Rawls published relatively little during his lifetime, though all the pieces he did produce have been widely influential. In the words of mathematician Carl Gauss, Rawls’ writings were “few, but ripe.” Most of his best writings on the question of liberal distributive justice appear in his 1971 classic A Theory of Justice, revised and republished in 1975 and 1999. This work is a treasure trove of fascinating arguments about the history of liberalism, moral knowledge and other topics.
To Rawls, we are often far too partial in the way that we reason about justice. Most of us tend to accept the principles of justice bequeathed to us by our traditions and communities. Or favor principles that work to our self-interest. So the rich may very well favor principles of justice that vindicate mass inequalities in wealth, while the poor may favor those that suggest we should seek a more equal distribution. Neither are actually concerned with being impartial and objective. They are motivated by culture, self-interest, and, at times, even apathy. Rawls showed that it was possible to reason in a less biased manner by formulating a famous thought experiment.
Imagine, Rawls suggests, you know nothing about your individual identity. You don’t know whether you are a man or a woman, straight or gay, black or white, rich or poor. But you are rational and interested in advancing your self-interest. You are now operating behind what Rawls calls a “veil of ignorance,” in an “original position,” or comparative moral impartiality. Imagine we are all in that position and we need to establish a social contract, as abstract reasoners concerned to advance our own self-interest regardless of our positions within society. Once the veil of ignorance is lifted, we will have to live in a society governed by the principles chosen. In such a situation, what principles of justice would we choose?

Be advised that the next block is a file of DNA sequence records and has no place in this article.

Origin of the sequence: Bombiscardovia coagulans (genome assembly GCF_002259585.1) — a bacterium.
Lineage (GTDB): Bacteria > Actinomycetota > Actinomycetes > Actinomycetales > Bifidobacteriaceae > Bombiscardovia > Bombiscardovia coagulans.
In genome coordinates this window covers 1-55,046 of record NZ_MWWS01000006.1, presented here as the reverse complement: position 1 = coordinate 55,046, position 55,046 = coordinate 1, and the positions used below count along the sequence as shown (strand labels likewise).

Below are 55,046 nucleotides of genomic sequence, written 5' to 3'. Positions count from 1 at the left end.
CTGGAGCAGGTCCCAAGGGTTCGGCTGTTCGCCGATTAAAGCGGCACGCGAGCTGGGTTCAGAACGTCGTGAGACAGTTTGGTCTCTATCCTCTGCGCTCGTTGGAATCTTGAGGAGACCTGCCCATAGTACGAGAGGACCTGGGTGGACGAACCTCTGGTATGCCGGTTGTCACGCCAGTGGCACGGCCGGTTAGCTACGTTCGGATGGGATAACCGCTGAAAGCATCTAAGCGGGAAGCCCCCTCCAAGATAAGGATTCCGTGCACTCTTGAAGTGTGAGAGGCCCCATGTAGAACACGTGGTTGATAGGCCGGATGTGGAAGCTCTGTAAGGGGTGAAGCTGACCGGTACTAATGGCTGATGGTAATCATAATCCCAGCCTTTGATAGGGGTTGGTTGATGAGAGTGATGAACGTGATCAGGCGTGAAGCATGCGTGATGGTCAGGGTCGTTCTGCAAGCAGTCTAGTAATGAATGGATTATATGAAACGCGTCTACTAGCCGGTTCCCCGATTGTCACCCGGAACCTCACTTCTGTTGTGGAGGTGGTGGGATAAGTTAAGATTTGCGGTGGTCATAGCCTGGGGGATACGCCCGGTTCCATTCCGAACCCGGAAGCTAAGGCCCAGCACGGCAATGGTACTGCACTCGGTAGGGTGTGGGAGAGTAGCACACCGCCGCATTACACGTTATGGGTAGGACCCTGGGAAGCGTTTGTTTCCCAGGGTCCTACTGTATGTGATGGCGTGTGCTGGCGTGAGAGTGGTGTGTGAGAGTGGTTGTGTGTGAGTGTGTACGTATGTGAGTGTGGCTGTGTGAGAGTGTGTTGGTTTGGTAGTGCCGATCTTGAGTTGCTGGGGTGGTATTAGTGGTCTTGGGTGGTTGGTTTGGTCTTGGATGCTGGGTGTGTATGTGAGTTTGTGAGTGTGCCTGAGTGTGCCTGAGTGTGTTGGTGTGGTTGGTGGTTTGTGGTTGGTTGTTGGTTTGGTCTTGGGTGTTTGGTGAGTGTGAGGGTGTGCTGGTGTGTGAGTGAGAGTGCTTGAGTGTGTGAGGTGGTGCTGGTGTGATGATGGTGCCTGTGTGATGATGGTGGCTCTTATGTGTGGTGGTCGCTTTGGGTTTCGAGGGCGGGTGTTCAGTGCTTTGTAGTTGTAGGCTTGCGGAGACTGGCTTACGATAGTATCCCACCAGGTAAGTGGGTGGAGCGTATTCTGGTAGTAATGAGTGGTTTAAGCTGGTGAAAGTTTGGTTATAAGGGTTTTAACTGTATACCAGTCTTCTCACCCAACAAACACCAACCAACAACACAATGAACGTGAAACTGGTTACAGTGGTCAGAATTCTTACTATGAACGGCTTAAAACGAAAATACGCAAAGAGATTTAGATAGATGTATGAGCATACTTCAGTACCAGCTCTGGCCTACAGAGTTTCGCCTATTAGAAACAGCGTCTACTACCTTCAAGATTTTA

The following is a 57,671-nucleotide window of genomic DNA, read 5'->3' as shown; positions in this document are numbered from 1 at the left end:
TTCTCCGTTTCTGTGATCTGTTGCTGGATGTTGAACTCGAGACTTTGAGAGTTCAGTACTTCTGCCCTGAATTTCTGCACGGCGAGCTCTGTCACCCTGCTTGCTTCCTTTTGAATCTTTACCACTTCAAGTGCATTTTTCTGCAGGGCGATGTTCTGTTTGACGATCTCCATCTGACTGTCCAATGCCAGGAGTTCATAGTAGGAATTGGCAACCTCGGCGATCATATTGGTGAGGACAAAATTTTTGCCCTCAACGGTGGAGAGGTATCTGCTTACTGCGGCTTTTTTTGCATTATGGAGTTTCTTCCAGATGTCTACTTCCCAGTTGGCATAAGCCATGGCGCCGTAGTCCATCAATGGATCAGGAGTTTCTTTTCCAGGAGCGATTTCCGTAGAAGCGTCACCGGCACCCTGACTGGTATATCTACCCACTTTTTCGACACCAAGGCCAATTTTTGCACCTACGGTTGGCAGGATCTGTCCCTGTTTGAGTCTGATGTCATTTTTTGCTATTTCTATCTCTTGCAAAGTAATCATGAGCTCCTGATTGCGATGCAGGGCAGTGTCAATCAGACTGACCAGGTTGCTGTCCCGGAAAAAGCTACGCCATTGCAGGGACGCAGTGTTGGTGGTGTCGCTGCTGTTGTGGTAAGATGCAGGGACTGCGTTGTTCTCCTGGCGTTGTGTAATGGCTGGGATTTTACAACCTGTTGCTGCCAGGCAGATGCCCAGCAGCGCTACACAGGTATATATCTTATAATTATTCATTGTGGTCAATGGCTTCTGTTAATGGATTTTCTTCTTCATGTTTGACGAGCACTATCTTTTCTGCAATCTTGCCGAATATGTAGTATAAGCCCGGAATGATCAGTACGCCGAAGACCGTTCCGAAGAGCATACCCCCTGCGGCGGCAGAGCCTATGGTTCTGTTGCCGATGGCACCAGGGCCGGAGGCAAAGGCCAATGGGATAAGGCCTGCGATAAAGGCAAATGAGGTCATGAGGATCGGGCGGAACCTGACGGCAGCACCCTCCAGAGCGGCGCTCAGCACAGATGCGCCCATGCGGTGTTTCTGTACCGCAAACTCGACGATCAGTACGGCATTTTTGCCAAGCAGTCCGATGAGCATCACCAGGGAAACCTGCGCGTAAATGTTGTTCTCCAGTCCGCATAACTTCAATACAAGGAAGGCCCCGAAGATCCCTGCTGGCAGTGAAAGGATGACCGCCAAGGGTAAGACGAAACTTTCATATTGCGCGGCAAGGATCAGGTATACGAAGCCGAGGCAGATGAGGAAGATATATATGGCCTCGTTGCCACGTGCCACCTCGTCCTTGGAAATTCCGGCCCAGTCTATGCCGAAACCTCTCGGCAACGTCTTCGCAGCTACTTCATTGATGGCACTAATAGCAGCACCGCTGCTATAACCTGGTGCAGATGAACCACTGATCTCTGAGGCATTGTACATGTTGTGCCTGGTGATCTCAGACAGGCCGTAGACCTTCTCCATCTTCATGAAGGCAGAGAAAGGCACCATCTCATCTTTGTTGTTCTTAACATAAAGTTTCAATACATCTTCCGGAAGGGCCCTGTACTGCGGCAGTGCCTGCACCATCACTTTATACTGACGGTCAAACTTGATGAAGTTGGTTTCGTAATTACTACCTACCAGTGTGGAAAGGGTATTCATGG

Two Principles of Justice
Rawls argues that rational people, reasoning from behind the veil of ignorance, would want society to be governed by two principles of justice, in what Rawls calls lexical order, i.e. the first principle takes priority over the second. Rawls’ first principle is that “each person has the same indefeasible claim to a fully adequate scheme of equal basic liberties, which scheme is compatible with the same scheme of liberties for all.” The second principle is that “social and economic inequalities are to satisfy two conditions: they are to be attached to offices and positions open to all under conditions of fair equality of opportunity, and they are to be to the greatest benefit of the least advantaged members of society.”
The first principle is relatively uncontroversial relative to the second. Rawls’s reasoners would want society to protect basic liberal freedoms: freedom of expression, religion and assembly and freedom from discrimination on the bases of race, gender, sexual orientation, etc. Rawls argues that no impartial person behind the veil of ignorance would risk being unable to practice their religious faith once the veil was lifted, or being a member of a persecuted minority. Rawls believed that many liberal societies were making important strides towards respecting his first principle. He would likely be horrified by the surge in illiberalism taking place today: particularly the postmodern conservative emphasis on belonging to the right identity as a basis for political legitimacy.